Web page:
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Common Cold Virus May Kill Cancer Research Lab Sees Promise In Infecting Cancer Cells With Virus

Can the virus that causes the common cold also cure cancer? A company that has exploited an odd link between the mildest and the most serious of diseases hopes the answer may be yes.

Scientists at Onyx Pharmaceuticals of Richmond, Calif., report that a specially tailored strain of adenovirus, the cause of colds, can kill tumor cells while leaving normal cells unaffected. Standard treatments like radiation and chemotherapy kill all cells indiscriminately, causing severe side effects.

The Onyx researchers, led by the company’s chief scientific officer, Dr. Frank McCormick, report in today’s issue of the journal Science that they have had promising results in animal experiments, with 60 percent of tumors disappearing when injected with adenovirus.

Studies to test the safety of the procedure in patients began in April. The trials are not intended at this stage to gather statistically meaningful data about efficacy, but “we have seen some responses and they are encouraging,” said Dr. Gail Eckhardt of the Cancer Therapy and Research Center in San Antonio.

“In a couple of patients we have seen some regression after a single injection,” she said. “This is proof of principle that you can inject the tumor.”

McCormick declined to comment on the possible efficacy of the virus, saying it is “easy” to be duped “into thinking something is happening when it’s not.”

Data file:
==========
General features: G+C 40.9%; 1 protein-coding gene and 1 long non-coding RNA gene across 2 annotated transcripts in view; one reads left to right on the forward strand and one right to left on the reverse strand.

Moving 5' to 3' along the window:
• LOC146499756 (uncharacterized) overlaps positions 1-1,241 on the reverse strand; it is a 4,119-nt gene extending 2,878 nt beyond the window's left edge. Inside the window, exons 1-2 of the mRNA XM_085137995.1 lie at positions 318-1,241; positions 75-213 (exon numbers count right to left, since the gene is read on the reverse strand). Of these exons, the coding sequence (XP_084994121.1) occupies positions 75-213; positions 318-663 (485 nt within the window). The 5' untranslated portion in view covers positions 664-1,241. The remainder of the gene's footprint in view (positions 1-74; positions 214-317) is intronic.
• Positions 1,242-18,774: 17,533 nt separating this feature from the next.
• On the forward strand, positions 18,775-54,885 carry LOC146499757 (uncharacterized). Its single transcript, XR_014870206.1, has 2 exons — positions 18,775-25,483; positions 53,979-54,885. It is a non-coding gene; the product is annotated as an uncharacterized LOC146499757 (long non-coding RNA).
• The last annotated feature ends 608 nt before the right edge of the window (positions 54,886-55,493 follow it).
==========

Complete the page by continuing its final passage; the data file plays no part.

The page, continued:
Other experts doubt that the approach can work, since almost everyone has been exposed to cold viruses and has antibodies that are likely to fight Onyx’s adenovirus as well.

“I don’t think it’s likely to work but I’m hoping it does,” said Dr. Arnold Berk, a microbiologist at UCLA.

Dr. Robert Weinberg, a cancer researcher at the Massachusetts Institute of Technology, said, “This approach is very clever, very provocative, but it’s hard to know yet if it will work in humans.”

McCormick acknowledged these objections but said the immune system may in fact prove helpful because it is likely to attack any tumor cells that the virus has infected, thus helping to kill them.

The Onyx approach is based on a scheme involving a protein that is the guarantor of a cell’s normality. The pivotal protein, known as p53, blocks the cell from dividing if it detects any foreign or damaged DNA, and then commands the cell to destroy itself.

Many human cancers consist of cells that have run amok because their p53 gene is damaged and the defective guarantor protein it makes fails to order the aberrant cells to commit suicide.

Adenoviruses come into the picture because their life cycle requires a delicate dance of death with the p53 suicide machine. When the virus infects a cell, it must first induce the cell to divide in order to replicate and then go on to infect other cells. But as the cells enter division, the p53 safety mechanism is triggered.

The adenovirus has a second genetic trick, a chemical missile that snaps onto p53 and blocks it from sending the cell into its self-destruct mode, thus giving the virus time to reproduce itself. The variant virus developed by Berk lacks the gene that makes the anti-p53 system, and hence cannot reproduce itself in normal cells.

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